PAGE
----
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08/05/1998 08:38:25 Yeltsin's rivals

FEATURE - Way open for Yeltsin foes if reforms fail

By Timothy Heritage

MOSCOW (Reuters) - While President Boris Yeltsin and his young reform team

struggle to rescue Russia from financial crisis, his rivals are rubbing their

hands in glee.

Economic success is widely regarded as vital for Yeltsin to have even an

outside chance of victory if he decides to contest the presidential election due

in 2000. Signs of success would also be useful just to help him hold on to power

until then.

But the omens look bad for Yeltsin and his team of "radical reformers" if

his government's anti-crisis plan and a multi-billion-dollar international loan

package fail to lift Russia out of the rut of economic crisis.

"It's fair to say that the longer the crisis goes on, the worse the chances

are of the reformers staying in power," Andrei Kortunov, head of the Russian

Science Foundation think-tank, told Reuters.

"The failure of their reforms would make it much more likely a more

authoritarian leader came to power in the next election."

Government officials say they are optimistic about economic recovery.

Foreign leaders are backing Yeltsin and Prime Minister Sergei Kiriyenko to the

hilt.

YELTSIN LOOKS ISOLATED, POLLS SHOW RUSSIANS WANT CHANGE

If everything went badly wrong, the economic and political fallout would be

far-reaching. Yeltsin might limp to the end of his term but the chance of him

stepping down or being ousted, though slim now, would rise.

Most experts believe market reforms are now irreversible and that only the

pace and emphasis of the reforms would change under a new leader.

Although the West would be nervous about the departure of the man they

regard as the standard-bearer of reform, opinion polls suggest Russians are

ready for a change.

Yeltsin, 67, seems increasingly reliant on a narrow circle of aides, does

not have his own political party to back him and the huge public support he had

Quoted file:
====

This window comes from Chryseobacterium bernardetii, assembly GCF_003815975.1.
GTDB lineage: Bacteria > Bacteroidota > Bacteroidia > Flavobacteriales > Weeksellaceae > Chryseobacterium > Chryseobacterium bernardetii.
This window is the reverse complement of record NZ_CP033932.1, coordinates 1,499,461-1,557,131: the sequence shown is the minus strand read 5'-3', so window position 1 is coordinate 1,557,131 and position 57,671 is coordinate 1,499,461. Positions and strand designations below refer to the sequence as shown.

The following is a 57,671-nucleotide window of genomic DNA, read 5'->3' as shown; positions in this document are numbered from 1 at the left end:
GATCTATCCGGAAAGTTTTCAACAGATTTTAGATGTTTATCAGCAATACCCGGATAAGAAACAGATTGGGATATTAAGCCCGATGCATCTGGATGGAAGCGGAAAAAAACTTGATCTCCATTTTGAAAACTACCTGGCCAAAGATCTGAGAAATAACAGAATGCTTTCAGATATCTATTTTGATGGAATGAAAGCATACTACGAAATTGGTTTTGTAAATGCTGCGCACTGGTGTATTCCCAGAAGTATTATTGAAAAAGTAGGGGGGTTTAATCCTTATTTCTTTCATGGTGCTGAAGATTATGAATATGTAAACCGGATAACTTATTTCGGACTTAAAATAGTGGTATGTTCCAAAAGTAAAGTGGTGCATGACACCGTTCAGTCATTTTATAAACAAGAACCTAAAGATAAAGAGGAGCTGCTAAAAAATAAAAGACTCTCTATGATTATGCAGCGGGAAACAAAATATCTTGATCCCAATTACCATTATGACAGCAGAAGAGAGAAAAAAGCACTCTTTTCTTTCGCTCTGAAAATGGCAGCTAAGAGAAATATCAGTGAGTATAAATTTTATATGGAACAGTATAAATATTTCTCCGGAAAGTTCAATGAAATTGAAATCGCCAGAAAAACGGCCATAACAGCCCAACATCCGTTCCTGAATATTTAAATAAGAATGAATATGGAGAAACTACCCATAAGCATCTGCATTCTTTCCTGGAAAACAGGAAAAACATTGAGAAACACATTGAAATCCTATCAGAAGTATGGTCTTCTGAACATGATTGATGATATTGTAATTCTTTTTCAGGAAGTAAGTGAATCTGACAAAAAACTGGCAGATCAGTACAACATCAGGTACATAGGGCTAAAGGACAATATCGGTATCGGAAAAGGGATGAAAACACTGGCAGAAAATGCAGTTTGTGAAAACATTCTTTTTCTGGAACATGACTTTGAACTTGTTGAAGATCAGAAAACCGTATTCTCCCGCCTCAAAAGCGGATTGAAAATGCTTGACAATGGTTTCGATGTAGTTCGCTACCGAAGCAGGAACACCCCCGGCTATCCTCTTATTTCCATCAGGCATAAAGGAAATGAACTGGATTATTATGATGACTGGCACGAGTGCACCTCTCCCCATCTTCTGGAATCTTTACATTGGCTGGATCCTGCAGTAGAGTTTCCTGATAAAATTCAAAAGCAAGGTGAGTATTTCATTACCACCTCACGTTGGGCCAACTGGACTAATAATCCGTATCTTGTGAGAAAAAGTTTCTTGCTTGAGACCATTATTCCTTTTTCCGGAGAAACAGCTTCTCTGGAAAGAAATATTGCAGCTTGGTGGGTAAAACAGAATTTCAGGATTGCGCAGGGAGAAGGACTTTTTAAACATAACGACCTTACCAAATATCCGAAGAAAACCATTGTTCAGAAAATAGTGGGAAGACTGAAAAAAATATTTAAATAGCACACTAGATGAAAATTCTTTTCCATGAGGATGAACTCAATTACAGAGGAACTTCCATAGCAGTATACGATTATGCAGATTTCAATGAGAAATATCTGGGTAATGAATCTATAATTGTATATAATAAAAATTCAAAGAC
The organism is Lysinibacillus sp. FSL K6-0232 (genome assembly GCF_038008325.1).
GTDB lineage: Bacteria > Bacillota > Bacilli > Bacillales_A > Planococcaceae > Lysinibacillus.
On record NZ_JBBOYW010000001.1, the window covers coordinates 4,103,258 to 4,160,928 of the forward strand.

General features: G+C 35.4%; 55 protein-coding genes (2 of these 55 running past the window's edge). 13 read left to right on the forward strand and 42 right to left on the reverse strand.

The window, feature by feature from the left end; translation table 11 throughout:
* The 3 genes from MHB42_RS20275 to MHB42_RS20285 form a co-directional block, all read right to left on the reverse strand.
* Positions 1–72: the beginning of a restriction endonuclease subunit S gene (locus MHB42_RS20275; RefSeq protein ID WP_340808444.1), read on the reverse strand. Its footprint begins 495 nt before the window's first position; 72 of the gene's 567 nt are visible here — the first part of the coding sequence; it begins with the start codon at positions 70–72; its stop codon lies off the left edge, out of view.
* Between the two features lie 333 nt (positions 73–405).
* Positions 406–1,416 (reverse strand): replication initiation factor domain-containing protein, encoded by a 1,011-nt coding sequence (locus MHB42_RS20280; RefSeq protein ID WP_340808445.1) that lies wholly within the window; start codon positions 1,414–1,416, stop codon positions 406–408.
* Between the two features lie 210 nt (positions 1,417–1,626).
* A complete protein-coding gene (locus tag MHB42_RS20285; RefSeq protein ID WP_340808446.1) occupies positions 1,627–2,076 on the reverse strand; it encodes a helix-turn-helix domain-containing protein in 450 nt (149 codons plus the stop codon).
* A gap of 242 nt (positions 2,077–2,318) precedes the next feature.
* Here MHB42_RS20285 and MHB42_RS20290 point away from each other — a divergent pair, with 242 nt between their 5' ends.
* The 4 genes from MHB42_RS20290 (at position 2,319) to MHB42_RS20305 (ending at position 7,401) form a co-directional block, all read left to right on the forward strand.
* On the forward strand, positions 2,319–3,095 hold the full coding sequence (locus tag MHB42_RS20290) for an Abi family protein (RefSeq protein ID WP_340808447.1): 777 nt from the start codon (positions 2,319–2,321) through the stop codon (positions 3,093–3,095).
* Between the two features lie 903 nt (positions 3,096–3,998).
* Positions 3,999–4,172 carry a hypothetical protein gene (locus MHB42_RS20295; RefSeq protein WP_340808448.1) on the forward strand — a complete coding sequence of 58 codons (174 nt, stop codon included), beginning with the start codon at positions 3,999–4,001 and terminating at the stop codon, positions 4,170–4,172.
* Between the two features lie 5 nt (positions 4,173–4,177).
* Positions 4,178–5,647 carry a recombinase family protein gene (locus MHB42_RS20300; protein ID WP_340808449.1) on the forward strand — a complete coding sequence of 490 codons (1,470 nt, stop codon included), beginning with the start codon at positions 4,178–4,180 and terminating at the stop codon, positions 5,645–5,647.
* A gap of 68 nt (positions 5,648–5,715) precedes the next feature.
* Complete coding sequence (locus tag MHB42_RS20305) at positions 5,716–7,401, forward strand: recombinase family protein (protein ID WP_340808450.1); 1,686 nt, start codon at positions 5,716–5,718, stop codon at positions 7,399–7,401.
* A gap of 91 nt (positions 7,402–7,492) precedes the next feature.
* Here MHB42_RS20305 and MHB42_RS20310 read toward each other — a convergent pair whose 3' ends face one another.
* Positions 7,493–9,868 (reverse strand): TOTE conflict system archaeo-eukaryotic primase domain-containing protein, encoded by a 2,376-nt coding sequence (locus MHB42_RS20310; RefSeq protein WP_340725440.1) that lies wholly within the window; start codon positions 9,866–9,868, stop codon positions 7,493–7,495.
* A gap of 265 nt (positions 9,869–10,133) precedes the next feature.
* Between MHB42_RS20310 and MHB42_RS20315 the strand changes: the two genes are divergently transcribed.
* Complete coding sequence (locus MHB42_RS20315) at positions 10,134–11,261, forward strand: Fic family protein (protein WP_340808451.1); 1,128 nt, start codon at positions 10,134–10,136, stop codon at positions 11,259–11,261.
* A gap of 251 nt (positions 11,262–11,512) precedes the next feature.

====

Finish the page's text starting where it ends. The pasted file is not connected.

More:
in the early 1990s has gone.

He has also lost the support of most of the tycoons known as "oligarchs" who

helped bankroll his election campaign in 1996.

"The decisive difference about the current situation is that today the

president is under a massive attack and pressure from people who yesterday were

his most reliable allies," said political analyst Andranik Migranyan.

"What are the aims of this group of oligarchs? To force the president to say

once and for all that he will not seek a third term...to force the president to

step aside and give the oligarchs a chance to approve a suitable candidate who

they think can win the 2000 election."

MAIN RIVALS VAGUE ON ECONOMIC POLICY

Most of the likely contenders to replace Yeltsin have outlined vague

economic plans and only the credentials of Viktor Chernomyrdin, sacked as prime

minister in March, are clear. He avoided radical steps as premier but oversaw

slow reforms.

The front-runners to be the next president are Moscow mayor Yuri Luzkhkov

and Alexander Lebed, a gruff reserve general and Yeltsin's former security

adviser.

Both have been busy promoting themselves as the financial crisis rumbles on.

Luzhkov hosted the first World Youth Games to great fanfare in Moscow in July

and Lebed has taken every opportunity to snipe at Yeltsin and the government.

Luzhkov, 61, has a reputation as an efficient and tough manager. But his

commitment to genuine democracy and his knowledge of the economy have been

questioned.

Lebed, 48, has forced himself back into the reckoning by being elected

governor of the vast, resource-rich Krasnoyarsk region in Siberia. He has no